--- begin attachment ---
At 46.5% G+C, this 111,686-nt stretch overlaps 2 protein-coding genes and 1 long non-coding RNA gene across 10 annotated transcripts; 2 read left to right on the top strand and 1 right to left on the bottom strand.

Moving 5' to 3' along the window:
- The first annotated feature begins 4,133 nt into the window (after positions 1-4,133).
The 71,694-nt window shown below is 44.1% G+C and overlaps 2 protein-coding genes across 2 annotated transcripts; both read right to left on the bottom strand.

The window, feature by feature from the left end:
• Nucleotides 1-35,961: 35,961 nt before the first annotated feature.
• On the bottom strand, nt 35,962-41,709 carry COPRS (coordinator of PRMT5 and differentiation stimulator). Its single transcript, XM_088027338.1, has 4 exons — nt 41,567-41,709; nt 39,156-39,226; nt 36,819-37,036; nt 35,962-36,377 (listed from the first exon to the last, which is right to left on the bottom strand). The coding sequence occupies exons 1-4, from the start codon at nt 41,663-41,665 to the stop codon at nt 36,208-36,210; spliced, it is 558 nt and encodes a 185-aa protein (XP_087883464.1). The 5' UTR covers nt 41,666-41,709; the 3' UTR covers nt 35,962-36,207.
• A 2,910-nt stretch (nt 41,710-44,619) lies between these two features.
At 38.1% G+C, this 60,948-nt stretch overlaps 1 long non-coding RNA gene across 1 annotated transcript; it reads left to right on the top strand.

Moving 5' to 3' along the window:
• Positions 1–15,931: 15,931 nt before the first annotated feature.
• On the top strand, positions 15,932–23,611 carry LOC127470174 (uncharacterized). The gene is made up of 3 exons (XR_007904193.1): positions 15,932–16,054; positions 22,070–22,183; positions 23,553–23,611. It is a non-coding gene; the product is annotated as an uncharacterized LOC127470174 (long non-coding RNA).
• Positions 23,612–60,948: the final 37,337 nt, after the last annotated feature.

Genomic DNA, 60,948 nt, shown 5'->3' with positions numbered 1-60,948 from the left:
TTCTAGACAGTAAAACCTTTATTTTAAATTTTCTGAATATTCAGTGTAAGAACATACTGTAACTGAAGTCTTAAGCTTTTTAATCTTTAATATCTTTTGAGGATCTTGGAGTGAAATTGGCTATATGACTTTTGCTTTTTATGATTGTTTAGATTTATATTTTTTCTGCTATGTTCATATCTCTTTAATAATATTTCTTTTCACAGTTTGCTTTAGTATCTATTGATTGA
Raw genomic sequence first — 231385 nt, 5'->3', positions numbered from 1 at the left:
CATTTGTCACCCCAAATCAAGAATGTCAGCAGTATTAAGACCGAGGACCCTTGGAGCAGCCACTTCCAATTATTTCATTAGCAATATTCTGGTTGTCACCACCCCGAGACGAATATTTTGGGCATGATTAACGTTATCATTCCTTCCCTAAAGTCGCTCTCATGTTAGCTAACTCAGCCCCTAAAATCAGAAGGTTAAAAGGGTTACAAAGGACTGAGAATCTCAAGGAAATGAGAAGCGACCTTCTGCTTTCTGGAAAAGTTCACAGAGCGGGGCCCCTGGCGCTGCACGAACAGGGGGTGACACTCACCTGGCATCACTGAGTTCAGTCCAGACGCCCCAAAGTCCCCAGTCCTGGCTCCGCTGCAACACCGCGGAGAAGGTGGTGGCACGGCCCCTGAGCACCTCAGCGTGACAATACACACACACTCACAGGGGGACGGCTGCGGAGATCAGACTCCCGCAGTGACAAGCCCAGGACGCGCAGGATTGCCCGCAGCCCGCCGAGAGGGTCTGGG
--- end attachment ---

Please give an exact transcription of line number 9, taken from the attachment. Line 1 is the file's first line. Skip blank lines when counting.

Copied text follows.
At 38.1% G+C, this 60,948-nt stretch overlaps 1 long non-coding RNA gene across 1 annotated transcript; it reads left to right on the top strand.